and they all lived happily ever after.
How many times in your life have you heard or read a nursery story that began with these words, "Once upon a time..."? As a 71-year old, I cannot count the number of times that "Once upon a time..." was used by my mother during WWII when she tucked me in after reading some nursery rhyme. I have had 3-children of my own, all of which are adults. One of them has a college age student, Ayanna. When Ayanna was young, I read stories to her that began with that classic idiom, "Once upon a time". In the past couple of years, two more grandchildren came into my life: Jack and Owen. I have tucked Jack in bed after reading a story...many that began with "Once upon a time".
The "Once upon a time..." idiomatic phrase can be traced back to at least 1380 according to the Oxford English Dictionary. In those 600-years, imagine the number of children to whom have had that phrase introduce them to a bedtime story. Imagine also the number that have heard that in a language other than English.
Now that you have the etymological setting clearly in place within your mind, allow me to tell you a true story, which does not begin with "Once upon a time". Ann and I go to Indy every week to babysit for our two small grandchildren. It is a hoot. We are having the time of our lives.
It is funny how children affect you in such a positive manner. It is equally true how adults assist children in helping them grow up to be adults. Ann and I love that two-way relationship with our two toddlers. That two-way relationship occurs every week and has since Jack was born nearly four years ago.
Last week, Ann and I went to Indy to care for them for the day. I do not recall what cute thing Owen did, but I looked at Jack and said, "Jack, I remember when you did that...." Then came a most interesting reply from a child who will be four years old this summer. Jack turned to me and said, "No, say, 'Once upon a time....'"
Jack was obviously concerned about correcting my sentence. Why? What provoked this paraphrasing of my comment...a comment that I had made to him many times before? Nonetheless, something floated around in his head that forced that response: "No, say, 'Once upon a time....'"
It was not long before Jack's correction was forgotten and back to playing trains, reading, or his art appreciation class that I am teaching him. A couple hours later, I inadvertently said about something that Owen did that Jack had done the same thing when he was Owen's age. In less than a nanosecond, Jack replied with the same correction, "No, say, 'Once upon a time....'" After being corrected again by Jack, I finally learned my lesson. Whenever I reminisce with him, I know the correct idiomatic expression.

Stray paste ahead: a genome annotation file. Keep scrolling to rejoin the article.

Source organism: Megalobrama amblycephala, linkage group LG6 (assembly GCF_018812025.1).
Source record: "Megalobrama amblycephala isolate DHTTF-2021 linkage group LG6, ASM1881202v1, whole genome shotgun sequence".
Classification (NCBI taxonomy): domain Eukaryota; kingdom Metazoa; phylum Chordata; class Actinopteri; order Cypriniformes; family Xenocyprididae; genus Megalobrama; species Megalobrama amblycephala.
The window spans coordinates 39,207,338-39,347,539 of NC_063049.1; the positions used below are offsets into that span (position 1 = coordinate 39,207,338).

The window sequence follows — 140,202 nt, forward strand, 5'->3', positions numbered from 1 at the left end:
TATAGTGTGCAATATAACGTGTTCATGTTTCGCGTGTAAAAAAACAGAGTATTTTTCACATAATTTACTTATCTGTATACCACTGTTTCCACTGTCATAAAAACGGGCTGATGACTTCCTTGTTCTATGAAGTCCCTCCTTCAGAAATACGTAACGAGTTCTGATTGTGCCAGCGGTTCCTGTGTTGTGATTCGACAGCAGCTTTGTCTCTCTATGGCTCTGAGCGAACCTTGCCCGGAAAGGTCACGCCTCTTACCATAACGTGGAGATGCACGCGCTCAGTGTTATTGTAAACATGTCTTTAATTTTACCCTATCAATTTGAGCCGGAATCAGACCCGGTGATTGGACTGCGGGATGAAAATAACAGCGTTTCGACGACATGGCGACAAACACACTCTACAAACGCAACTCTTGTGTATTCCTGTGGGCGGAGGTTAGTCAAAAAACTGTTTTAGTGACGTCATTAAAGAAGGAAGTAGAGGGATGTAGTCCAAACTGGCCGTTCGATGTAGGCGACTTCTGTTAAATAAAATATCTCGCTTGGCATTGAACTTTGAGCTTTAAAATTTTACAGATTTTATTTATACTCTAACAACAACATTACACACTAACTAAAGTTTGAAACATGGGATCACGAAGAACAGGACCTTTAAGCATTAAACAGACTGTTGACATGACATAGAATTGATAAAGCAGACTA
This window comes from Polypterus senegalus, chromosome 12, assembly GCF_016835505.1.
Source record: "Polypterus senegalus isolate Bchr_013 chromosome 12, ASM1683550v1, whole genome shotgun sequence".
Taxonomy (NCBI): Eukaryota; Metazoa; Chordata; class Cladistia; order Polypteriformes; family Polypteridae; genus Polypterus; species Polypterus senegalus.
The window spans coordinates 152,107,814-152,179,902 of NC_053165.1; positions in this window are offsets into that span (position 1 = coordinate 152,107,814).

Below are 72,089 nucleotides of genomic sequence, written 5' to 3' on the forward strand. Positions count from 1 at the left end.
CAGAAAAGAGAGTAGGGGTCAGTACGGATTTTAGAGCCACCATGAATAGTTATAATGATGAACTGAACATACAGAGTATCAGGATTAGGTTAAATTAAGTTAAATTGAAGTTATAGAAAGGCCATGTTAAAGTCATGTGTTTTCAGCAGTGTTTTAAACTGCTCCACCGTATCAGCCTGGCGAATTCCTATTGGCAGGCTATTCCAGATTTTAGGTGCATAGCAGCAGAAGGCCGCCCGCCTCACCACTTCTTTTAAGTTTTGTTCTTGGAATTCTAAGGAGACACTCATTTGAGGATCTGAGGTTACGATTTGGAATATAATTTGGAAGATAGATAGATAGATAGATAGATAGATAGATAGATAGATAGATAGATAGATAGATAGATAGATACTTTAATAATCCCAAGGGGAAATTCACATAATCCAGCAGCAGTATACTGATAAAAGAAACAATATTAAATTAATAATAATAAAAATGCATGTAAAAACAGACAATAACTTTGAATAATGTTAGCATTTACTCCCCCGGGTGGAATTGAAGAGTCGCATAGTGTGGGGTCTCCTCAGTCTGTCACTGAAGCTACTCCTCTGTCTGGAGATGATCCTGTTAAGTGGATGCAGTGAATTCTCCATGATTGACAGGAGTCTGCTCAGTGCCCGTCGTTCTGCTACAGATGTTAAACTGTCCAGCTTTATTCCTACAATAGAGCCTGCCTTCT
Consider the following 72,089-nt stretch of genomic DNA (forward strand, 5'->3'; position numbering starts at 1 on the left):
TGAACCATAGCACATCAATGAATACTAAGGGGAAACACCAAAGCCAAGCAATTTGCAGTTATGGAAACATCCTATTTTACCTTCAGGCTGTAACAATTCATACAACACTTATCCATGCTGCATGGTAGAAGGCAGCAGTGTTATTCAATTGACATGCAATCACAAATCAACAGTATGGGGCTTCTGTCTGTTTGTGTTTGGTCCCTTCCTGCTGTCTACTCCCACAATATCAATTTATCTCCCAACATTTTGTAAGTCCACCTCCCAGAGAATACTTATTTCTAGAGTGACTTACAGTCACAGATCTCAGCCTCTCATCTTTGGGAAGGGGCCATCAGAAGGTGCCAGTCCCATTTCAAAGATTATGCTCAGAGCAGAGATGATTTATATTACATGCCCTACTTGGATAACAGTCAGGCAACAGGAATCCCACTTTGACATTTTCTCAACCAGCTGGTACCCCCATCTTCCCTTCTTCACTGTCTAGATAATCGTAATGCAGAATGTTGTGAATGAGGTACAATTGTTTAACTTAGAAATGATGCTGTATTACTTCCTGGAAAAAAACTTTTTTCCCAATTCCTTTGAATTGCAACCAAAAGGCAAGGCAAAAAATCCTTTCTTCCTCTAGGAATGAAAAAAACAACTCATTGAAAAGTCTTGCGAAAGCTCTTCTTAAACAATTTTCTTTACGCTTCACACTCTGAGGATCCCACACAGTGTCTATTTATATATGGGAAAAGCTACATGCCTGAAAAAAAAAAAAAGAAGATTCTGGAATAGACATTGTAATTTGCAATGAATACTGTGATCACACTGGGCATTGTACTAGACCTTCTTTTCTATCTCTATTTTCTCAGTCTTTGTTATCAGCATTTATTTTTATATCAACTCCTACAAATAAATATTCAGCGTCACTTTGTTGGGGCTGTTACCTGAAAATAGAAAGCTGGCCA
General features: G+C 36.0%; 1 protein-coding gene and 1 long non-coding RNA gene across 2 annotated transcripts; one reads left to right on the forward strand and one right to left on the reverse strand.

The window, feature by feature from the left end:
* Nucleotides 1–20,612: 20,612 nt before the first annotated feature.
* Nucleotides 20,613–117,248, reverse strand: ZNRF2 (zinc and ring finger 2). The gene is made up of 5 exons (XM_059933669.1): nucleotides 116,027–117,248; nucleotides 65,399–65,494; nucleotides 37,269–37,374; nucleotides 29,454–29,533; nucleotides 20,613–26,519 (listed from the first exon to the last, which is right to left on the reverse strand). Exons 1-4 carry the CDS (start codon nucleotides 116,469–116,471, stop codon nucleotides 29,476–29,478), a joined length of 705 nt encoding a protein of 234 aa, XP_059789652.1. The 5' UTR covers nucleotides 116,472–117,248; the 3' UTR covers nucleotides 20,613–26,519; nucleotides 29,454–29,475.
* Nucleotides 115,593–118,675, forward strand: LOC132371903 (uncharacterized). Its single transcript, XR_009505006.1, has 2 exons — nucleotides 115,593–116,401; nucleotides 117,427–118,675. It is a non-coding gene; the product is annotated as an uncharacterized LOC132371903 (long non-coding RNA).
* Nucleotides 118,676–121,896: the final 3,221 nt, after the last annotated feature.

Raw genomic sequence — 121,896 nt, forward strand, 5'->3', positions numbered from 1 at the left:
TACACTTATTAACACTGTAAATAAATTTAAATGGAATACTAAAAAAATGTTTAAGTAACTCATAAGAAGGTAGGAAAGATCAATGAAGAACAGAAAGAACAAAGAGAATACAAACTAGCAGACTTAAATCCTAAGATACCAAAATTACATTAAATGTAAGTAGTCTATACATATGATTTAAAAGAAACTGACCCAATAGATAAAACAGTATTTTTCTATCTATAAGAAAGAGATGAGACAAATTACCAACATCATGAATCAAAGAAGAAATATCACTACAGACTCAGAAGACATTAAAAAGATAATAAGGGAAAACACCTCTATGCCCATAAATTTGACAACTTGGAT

Later that day, Jack and I went to the grocery story. He knows the places where he is to hold my hand while walking around traffic, crossing the streets, etc. We walked to the door of the grocery store and Jack let go of my hand and went into the store first. We were going down an aisle and unexpectedly, Jack reached up and held my hand. There was no problem; he just wanted to hold my hand. We picked up a couple of things and returned home to play.
Having learned how to preface my memories of Jack, I sat him on my lap and said, "Once upon a time when you were staying over at Ya-Ya and Papa's home in Crown Point, I remember tucking you in bed and kissing you good night." We have done that dance hundreds of times. Nevertheless, as I left him in the room, Jack was crying. His cry was not a normal cry...something was really upsetting him. I went back and asked why he was upset. He was scared of something. Something traumatized him. Therefore, I rubbed his back for a while. He was still upset that he reached out his hand to hold mine. I laid down next to his little bed. His little hand held my forefinger tightly as I attempted to comfort him.
Jack was upset but so was I. He did not have to suffer, and it troubled me. I told him to go to sleep and that I would not leave him. I laid there for a couple of hours until I was sure he was asleep. Gently, I tried to pull my finger from his small hand. Asleep he was, but his grasp did not allow my hand to get free. The harder I tried to pull away, the harder he grasped my finger. I stopped my attempt and laid back for probably another hour or so. I will never forget his terror, and I was determined not to add to his fear. He could trust me.
I told Jack about how much I liked his holding my hand in the grocery store. Then I said, "Once upon a time" and told him about that that bedtime of his holding my finger. I recalled how concerned I was about his fear. I told him that we can hold hands anytime and that he can trust me to be there for him and for his brother.
As I drove back that evening, I thought about Jack's traumatic experience many months before. His parents and the entire extended family love him and Owen. Nonetheless, with all that love and support, he was scared. I thought about other kids who are far less loved than he and his brother and what they must be facing on a daily basis.
I will not be able to be there for every child as the child grows up and faces an often-unfriendly world. Nevertheless, Jack and Owen can grow knowing in spite of all their fears that their family loves them. When we returned to Indy the following week, I intentionally prefaced any of my reminisces with "Once upon a time...." I hope that our time together with Owen and Jack will result in being able to say "and they all lived happily ever after."